Things To Do Today In London: Tuesday 31 December 2019

Southbank Centre hosts one of London’s best New Year’s Eve parties

Things to do

It’s worth checking opening hours for whatever you get up to today, as many places will close earlier than usual.

NEW YEAR’S EVE PARTIES: First things first — if it’s parties, clubbing or other ways to see in 2020 you’re after, we’ve covered that here. And remember, there’s free travel on the tube and other TfL services to help you get home safely.

ECHOES OF SHAKESPEARE: Join Footprints of London guide David Charnick for a walk around the City of London, with a Shakespeare theme. See some physical reminders of the playwright’s existence, and hear readings of his work. St Giles Cripplegate, £12/£9, book ahead, 10.30am-12.30pm

KIDS’ COUNTDOWN: If the younger members of the family are clamouring to be part of the New Year’s Eve celebrations, take them along to the Kids’ Countdown with Ida Barr. The ex-music hall singer hosts a countdown to 12 o’clock, 12 hours earlier, so kids can join in the fun, and still be in bed at a reasonable hour. Genius. (It’ll never work.) Southbank Centre, free, just turn up, 11am

DICKENS OF A CITY: Learn about the London of Charles Dickens on this walking tour of the south London areas he would have been familiar with. See the sites of old inns and counting houses which inspired his writing. St George the Martyr Church (Borough), £12/£9, book ahead, 2.30pm-4.30pm

Southbank Centre hosts a kids’ countdown, 12 hours early

WHEN HARRY MET SALLY: Head to the Prince Charles Cinema in Leicester Square for a screening of 1989 rom-com When Harry Met Sally. “I’ll have what she’s having.” Prince Charles Cinema, £13.50, book ahead, 6.45pm

COMEDY CARNIVAL: Pick from venues in Leicester Square and Clapham for Comedy Carnival’s New Year’s Eve shows. Acts include Tom Stade, Ian Stone, Dana Alexander and Pete Gionis. Choose between just a show ticket, or a show + club ticket, to continue partying long after the show’s over. Various prices, book ahead, from 7pm

CHRISTMAS IN LONDON: For more festive things to do in the capital, take a look at our guide to Christmas in London. It’s packed full of festive events and things to do to see you right through until New Year, including ice skating, theatre shows, pantomimes and Christmas lights. Still not inspired? Take a look at our full guide to everything that’s happening in London between Christmas and New Year.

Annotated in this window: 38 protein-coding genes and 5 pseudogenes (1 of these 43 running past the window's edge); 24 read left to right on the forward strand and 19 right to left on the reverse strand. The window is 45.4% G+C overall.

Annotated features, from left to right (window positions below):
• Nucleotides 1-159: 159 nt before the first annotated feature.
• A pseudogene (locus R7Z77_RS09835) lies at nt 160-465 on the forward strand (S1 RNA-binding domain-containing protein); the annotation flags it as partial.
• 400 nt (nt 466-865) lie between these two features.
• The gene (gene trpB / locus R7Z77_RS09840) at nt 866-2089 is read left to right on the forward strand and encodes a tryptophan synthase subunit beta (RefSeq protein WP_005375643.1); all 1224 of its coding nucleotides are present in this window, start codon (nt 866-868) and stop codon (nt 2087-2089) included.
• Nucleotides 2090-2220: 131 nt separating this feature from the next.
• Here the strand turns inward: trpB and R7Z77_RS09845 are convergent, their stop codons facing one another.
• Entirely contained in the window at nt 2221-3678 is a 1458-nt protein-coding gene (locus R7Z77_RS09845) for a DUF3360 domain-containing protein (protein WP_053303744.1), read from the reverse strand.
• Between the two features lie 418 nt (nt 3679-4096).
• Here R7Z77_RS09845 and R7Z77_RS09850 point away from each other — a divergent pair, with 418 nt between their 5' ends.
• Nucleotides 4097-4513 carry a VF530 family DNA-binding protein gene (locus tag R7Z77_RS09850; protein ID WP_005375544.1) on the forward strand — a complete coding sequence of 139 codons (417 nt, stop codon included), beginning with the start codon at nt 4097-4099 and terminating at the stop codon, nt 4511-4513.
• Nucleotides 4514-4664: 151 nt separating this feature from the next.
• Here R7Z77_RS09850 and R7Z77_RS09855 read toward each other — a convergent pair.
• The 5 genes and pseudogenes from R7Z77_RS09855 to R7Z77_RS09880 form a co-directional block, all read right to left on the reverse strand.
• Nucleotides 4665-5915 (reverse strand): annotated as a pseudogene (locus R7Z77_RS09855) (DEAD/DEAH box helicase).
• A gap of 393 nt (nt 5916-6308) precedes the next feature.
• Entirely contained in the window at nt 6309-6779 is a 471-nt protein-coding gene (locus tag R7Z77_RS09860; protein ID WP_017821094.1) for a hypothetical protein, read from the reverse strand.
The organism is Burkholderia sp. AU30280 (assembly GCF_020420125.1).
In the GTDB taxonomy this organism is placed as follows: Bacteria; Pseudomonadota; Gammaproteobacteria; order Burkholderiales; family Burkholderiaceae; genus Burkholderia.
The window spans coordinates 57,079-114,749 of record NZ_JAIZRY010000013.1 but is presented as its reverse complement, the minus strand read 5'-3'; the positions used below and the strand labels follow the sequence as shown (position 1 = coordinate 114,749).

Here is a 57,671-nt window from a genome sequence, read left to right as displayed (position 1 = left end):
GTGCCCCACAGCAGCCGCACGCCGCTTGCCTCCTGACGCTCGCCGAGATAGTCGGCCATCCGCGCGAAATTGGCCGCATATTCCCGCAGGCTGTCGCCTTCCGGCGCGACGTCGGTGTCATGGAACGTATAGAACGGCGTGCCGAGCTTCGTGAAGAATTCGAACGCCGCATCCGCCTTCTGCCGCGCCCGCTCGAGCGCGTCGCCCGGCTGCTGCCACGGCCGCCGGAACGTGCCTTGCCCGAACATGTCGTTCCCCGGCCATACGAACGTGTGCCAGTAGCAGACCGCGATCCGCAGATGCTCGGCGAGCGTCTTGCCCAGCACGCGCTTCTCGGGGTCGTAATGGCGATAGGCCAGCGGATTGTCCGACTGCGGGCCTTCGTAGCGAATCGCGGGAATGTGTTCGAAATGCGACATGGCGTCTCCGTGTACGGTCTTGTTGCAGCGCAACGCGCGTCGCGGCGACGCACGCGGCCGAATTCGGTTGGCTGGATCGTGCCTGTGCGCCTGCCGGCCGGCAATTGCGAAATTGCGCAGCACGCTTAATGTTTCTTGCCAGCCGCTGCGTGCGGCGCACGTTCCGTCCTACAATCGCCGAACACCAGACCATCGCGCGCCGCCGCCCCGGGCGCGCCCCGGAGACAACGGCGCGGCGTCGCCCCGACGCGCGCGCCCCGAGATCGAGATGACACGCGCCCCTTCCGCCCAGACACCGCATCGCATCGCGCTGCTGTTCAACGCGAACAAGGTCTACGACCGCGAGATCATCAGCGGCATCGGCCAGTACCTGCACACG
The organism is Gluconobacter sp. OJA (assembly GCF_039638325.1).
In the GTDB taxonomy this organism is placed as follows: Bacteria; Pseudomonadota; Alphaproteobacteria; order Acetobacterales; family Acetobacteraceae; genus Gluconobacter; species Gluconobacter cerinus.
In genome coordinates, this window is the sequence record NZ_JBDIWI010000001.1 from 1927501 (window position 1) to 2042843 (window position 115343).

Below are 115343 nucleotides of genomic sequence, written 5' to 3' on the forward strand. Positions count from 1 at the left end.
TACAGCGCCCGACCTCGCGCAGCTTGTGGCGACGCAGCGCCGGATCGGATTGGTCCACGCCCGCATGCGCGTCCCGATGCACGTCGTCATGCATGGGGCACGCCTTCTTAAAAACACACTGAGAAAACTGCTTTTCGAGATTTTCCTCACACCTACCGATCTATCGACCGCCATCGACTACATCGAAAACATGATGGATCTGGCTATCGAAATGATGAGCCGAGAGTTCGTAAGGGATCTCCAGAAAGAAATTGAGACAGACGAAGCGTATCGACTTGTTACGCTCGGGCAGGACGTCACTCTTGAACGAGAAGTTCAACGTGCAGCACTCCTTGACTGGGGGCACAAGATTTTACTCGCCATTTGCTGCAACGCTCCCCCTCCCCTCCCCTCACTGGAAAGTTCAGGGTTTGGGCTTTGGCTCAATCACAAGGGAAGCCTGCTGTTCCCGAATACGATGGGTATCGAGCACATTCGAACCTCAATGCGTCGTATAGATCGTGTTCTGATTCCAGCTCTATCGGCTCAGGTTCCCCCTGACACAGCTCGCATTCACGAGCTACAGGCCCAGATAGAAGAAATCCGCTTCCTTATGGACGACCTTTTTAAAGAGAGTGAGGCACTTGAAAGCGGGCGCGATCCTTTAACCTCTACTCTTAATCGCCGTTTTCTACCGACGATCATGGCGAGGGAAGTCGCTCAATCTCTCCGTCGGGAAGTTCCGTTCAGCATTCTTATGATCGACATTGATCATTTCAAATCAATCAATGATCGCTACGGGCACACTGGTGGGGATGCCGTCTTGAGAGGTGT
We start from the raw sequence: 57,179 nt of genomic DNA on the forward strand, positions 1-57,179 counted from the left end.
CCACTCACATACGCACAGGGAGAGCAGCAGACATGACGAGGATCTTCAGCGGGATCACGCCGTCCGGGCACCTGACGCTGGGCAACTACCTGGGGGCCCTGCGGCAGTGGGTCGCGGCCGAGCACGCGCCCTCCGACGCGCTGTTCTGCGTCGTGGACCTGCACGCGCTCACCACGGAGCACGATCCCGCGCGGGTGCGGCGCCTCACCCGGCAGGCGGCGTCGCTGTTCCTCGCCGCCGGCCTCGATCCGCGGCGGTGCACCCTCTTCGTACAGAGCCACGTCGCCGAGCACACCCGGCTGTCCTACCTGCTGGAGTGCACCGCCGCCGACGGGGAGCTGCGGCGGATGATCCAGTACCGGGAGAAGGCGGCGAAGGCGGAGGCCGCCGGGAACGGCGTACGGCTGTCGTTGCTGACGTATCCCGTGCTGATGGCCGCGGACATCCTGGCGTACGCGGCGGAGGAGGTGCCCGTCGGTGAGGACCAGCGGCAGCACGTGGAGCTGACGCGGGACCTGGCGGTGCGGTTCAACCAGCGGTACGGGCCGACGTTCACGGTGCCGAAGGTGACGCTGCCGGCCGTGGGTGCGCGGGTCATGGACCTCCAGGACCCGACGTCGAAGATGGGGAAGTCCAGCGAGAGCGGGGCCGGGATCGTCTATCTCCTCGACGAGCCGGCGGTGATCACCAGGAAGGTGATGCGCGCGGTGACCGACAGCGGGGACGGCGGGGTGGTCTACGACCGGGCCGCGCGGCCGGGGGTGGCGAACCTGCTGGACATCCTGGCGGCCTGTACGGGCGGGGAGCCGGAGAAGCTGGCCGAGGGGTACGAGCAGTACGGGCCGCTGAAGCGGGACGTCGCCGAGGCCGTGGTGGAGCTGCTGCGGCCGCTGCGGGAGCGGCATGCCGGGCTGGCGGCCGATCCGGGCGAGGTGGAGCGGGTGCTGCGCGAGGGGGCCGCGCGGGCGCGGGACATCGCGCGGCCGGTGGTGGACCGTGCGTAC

Last few days to see The Moon exhibition

EXHIBITIONS: Why not use this downtime to catch up on a bit of culture? Several of London’s large exhibitions are still running between Christmas and the New Year, although do check gallery and museum websites for changes in opening times this week. Here are our picks, in no particular order:

Tutankhamun at Saatchi Gallery | Top Secret at Science Museum | Cars at V&A | Culture Under Attack at Imperial War Museum | Wildlife Photographer of the Year at Natural History Museum | Moving To Mars at Design Museum | The Moon at National Maritime Museum | Hidden London at London Transport Museum | Driverless at Science Museum | 24/7 at Somerset House | Gingerbread City at Somerset House | William Blake at Tate Britain | Olafur Eliasson at Tate Modern | Troy at British Museum | Tim Walker at V&A | Designed in Cuba at House of Illustration | Kara Walker at V&A | Rembrandt at Dulwich Picture Gallery | Gauguin at The National Gallery | Steve McQueen at Tate Britain | Inspired by the East at British Museum | Nam June Paik at Tate Modern | Pre-Raphaelite Sisters at National Portrait Gallery | Buddhism at The British Library | Lucian Freud at The Royal Academy | Leonardo da Vinci at The National Gallery.

Tube ponderings with Barry Heck

Our resident tube fancier dishes out daily thoughts on the London Underground.

What was London’s first underground tube line? It’s often considered to be the Northern line, which opened in 1890 as the City and South London Railway (earlier lines like the Metropolitan did not run through ‘tubes’, but through cut-and-cover trenches). But London did have a much earlier tube route, albeit a rather short one. The Tower Subway opened 150 years ago between Tower Hill and Tooley Street, with regular trains under the Thames. Read about its intriguing history, and where to see its remains, in this recent Londonist article.

Follow Barry on Twitter @HeckTube.

Have a read

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2019-12-30 15:45:09 – Source: londonist.com